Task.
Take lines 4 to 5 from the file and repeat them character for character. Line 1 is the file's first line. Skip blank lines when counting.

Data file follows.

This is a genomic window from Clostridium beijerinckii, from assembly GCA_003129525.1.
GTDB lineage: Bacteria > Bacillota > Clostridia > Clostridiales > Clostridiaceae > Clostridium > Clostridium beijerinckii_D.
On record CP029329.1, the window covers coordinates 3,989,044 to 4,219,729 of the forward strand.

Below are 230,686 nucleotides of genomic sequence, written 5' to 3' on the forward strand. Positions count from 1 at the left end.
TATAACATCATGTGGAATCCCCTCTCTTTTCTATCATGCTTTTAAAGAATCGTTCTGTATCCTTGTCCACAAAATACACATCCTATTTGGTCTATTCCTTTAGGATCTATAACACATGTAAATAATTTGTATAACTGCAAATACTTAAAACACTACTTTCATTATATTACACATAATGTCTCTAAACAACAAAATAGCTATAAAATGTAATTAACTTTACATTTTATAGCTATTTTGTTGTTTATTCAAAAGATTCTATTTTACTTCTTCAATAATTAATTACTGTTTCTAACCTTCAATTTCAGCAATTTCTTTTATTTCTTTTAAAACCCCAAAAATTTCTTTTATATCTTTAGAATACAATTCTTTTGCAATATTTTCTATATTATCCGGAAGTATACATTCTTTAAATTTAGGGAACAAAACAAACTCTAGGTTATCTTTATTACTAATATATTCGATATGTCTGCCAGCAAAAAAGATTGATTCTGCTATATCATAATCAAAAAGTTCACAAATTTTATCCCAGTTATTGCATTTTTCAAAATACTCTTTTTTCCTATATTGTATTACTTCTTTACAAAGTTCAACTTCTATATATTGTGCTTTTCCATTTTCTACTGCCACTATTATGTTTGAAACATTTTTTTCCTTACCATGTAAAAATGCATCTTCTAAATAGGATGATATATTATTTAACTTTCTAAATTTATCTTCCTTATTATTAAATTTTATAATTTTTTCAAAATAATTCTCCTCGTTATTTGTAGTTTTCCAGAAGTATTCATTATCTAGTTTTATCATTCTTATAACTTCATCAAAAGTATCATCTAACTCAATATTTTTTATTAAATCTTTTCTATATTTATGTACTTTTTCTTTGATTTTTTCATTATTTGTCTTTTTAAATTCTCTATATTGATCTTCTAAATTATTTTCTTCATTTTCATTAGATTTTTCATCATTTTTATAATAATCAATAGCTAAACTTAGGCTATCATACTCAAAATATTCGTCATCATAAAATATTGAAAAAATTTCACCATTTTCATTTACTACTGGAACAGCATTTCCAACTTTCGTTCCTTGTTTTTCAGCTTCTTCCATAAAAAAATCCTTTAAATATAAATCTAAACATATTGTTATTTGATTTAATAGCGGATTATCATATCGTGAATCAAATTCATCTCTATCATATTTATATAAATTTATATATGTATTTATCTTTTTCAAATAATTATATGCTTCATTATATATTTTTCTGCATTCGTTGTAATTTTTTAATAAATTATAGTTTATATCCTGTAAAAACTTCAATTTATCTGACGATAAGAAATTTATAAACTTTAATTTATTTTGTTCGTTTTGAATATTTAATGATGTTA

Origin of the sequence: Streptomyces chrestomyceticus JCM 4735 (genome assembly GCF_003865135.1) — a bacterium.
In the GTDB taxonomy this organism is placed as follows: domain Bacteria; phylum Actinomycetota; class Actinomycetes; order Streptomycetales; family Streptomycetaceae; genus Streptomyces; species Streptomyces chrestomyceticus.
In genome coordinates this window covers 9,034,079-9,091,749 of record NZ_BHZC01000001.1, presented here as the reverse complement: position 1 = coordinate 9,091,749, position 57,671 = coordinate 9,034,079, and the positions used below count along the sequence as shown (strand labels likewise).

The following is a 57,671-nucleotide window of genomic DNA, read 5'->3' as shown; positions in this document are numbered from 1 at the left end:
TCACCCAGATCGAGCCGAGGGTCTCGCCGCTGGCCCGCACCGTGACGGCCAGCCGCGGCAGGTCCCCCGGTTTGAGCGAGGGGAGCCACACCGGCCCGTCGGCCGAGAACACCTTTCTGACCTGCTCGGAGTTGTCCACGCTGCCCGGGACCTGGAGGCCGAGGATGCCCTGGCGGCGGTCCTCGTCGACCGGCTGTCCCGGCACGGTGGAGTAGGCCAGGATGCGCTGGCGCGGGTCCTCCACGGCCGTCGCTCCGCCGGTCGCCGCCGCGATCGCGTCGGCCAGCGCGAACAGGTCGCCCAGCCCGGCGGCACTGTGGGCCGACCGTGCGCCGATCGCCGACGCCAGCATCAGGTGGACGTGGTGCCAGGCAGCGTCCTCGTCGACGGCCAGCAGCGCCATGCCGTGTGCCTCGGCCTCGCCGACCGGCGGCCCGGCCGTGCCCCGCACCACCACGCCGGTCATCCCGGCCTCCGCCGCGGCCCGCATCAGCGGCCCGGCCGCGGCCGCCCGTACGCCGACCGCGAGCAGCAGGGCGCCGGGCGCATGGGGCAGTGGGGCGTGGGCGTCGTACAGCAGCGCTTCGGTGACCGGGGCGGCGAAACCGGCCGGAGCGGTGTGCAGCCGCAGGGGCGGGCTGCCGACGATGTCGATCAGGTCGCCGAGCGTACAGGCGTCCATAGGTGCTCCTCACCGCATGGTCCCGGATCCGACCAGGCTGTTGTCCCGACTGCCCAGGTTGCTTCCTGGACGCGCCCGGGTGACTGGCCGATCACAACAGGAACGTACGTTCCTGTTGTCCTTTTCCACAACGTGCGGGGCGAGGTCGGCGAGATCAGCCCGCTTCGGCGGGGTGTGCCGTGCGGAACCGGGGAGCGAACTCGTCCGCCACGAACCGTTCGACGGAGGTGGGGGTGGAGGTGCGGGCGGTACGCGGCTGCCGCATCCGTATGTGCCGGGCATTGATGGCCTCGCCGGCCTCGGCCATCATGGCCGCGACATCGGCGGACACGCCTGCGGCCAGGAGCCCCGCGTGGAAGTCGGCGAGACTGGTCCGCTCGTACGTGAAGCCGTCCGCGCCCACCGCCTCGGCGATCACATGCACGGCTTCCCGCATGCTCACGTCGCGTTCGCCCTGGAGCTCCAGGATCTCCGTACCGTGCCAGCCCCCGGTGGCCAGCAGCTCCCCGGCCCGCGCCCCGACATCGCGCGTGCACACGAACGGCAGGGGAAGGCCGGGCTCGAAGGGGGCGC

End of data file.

Below are 230,686 nucleotides of genomic sequence, written 5' to 3' on the forward strand. Positions count from 1 at the left end.
TATAACATCATGTGGAATCCCCTCTCTTTTCTATCATGCTTTTAAAGAATCGTTCTGTATCCTTGTCCACAAAATACACATCCTATTTGGTCTATTCCTTTAGGATCTATAACACATGTAAATAATTTGTATAACTGCAAATACTTAAAACACTACTTTCATTATATTACACATAATGTCTCTAAACAACAAAATAGCTATAAAATGTAATTAACTTTACATTTTATAGCTATTTTGTTGTTTATTCAAAAGATTCTATTTTACTTCTTCAATAATTAATTACTGTTTCTAACCTTCAATTTCAGCAATTTCTTTTATTTCTTTTAAAACCCCAAAAATTTCTTTTATATCTTTAGAATACAATTCTTTTGCAATATTTTCTATATTATCCGGAAGTATACATTCTTTAAATTTAGGGAACAAAACAAACTCTAGGTTATCTTTATTACTAATATATTCGATATGTCTGCCAGCAAAAAAGATTGATTCTGCTATATCATAATCAAAAAGTTCACAAATTTTATCCCAGTTATTGCATTTTTCAAAATACTCTTTTTTCCTATATTGTATTACTTCTTTACAAAGTTCAACTTCTATATATTGTGCTTTTCCATTTTCTACTGCCACTATTATGTTTGAAACATTTTTTTCCTTACCATGTAAAAATGCATCTTCTAAATAGGATGATATATTATTTAACTTTCTAAATTTATCTTCCTTATTATTAAATTTTATAATTTTTTCAAAATAATTCTCCTCGTTATTTGTAGTTTTCCAGAAGTATTCATTATCTAGTTTTATCATTCTTATAACTTCATCAAAAGTATCATCTAACTCAATATTTTTTATTAAATCTTTTCTATATTTATGTACTTTTTCTTTGATTTTTTCATTATTTGTCTTTTTAAATTCTCTATATTGATCTTCTAAATTATTTTCTTCATTTTCATTAGATTTTTCATCATTTTTATAATAATCAATAGCTAAACTTAGGCTATCATACTCAAAATATTCGTCATCATAAAATATTGAAAAAATTTCACCATTTTCATTTACTACTGGAACAGCATTTCCAACTTTCGTTCCTTGTTTTTCAGCTTCTTCCATAAAAAAATCCTTTAAATATAAATCTAAACATATTGTTATTTGATTTAATAGCGGATTATCATATCGTGAATCAAATTCATCTCTATCATATTTATATAAATTTATATATGTATTTATCTTTTTCAAATAATTATATGCTTCATTATATATTTTTCTGCATTCGTTGTAATTTTTTAATAAATTATAGTTTATATCCTGTAAAAACTTCAATTTATCTGACGATAAGAAATTTATAAACTTTAATTTATTTTGTTCGTTTTGAATATTTAATGATGTTA